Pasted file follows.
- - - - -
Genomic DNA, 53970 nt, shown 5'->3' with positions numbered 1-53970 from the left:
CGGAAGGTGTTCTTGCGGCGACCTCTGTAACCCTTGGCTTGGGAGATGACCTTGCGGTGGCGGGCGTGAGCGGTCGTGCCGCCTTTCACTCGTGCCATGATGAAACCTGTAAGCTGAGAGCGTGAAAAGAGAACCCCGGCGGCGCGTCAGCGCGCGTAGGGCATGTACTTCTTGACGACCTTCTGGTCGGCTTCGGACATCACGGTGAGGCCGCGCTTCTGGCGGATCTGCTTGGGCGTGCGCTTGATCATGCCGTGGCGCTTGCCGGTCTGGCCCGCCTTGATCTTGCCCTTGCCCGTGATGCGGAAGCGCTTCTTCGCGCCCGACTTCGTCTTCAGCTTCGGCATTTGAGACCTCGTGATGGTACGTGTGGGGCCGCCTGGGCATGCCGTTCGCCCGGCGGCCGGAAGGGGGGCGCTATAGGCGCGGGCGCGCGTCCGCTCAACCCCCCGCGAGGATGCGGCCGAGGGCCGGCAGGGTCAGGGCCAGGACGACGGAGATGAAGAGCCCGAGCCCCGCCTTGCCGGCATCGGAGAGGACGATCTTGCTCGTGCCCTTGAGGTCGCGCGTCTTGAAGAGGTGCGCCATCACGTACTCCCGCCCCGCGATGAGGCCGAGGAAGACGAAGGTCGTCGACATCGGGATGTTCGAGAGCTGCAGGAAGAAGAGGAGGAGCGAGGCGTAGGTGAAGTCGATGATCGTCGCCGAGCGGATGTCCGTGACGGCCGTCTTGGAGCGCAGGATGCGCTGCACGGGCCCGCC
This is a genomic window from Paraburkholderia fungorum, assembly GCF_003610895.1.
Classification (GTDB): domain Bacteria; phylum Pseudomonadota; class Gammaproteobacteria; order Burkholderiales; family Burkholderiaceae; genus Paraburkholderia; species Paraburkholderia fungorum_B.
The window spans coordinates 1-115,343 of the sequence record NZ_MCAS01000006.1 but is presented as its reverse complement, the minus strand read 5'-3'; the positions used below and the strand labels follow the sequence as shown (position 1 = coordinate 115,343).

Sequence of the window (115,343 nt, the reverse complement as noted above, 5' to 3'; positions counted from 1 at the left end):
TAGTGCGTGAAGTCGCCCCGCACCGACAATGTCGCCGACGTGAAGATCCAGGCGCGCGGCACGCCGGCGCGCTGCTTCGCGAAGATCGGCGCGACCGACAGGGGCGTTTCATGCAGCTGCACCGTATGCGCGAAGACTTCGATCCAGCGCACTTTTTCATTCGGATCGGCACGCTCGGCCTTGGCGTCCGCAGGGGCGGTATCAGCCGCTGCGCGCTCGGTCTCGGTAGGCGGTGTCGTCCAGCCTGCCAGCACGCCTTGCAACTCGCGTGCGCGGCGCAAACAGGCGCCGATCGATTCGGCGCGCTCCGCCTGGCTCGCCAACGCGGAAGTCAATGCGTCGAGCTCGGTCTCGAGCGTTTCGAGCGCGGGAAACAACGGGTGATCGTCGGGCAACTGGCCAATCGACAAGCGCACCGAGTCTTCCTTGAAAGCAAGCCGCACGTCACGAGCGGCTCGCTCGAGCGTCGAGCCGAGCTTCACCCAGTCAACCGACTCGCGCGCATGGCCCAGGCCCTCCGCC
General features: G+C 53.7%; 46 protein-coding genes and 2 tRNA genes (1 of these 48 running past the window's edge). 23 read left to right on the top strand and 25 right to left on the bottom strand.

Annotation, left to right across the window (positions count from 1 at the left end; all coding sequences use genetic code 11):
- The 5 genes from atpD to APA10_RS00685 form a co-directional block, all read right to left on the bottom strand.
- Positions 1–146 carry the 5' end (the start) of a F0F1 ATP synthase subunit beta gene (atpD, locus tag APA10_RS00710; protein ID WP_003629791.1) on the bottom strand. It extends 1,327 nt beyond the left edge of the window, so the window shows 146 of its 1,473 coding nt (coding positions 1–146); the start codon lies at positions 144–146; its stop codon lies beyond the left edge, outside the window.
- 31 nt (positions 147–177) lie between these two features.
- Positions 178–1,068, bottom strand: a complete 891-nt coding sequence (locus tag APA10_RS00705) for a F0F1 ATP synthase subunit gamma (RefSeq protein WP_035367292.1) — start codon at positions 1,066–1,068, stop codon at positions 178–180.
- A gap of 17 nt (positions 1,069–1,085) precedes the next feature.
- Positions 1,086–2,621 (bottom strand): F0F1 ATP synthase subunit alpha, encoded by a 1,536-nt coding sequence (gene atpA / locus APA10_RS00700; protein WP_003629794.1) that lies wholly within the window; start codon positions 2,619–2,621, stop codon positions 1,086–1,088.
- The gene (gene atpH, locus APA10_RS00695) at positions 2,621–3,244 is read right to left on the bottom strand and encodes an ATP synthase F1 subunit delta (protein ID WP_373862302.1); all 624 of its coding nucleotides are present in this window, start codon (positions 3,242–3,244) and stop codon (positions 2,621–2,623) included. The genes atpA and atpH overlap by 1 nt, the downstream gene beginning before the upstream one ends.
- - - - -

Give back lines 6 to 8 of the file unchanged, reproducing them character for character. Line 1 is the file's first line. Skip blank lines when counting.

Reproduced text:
Sequence of the window (115,343 nt, the reverse complement as noted above, 5' to 3'; positions counted from 1 at the left end):
TAGTGCGTGAAGTCGCCCCGCACCGACAATGTCGCCGACGTGAAGATCCAGGCGCGCGGCACGCCGGCGCGCTGCTTCGCGAAGATCGGCGCGACCGACAGGGGCGTTTCATGCAGCTGCACCGTATGCGCGAAGACTTCGATCCAGCGCACTTTTTCATTCGGATCGGCACGCTCGGCCTTGGCGTCCGCAGGGGCGGTATCAGCCGCTGCGCGCTCGGTCTCGGTAGGCGGTGTCGTCCAGCCTGCCAGCACGCCTTGCAACTCGCGTGCGCGGCGCAAACAGGCGCCGATCGATTCGGCGCGCTCCGCCTGGCTCGCCAACGCGGAAGTCAATGCGTCGAGCTCGGTCTCGAGCGTTTCGAGCGCGGGAAACAACGGGTGATCGTCGGGCAACTGGCCAATCGACAAGCGCACCGAGTCTTCCTTGAAAGCAAGCCGCACGTCACGAGCGGCTCGCTCGAGCGTCGAGCCGAGCTTCACCCAGTCAACCGACTCGCGCGCATGGCCCAGGCCCTCCGCC
General features: G+C 53.7%; 46 protein-coding genes and 2 tRNA genes (1 of these 48 running past the window's edge). 23 read left to right on the top strand and 25 right to left on the bottom strand.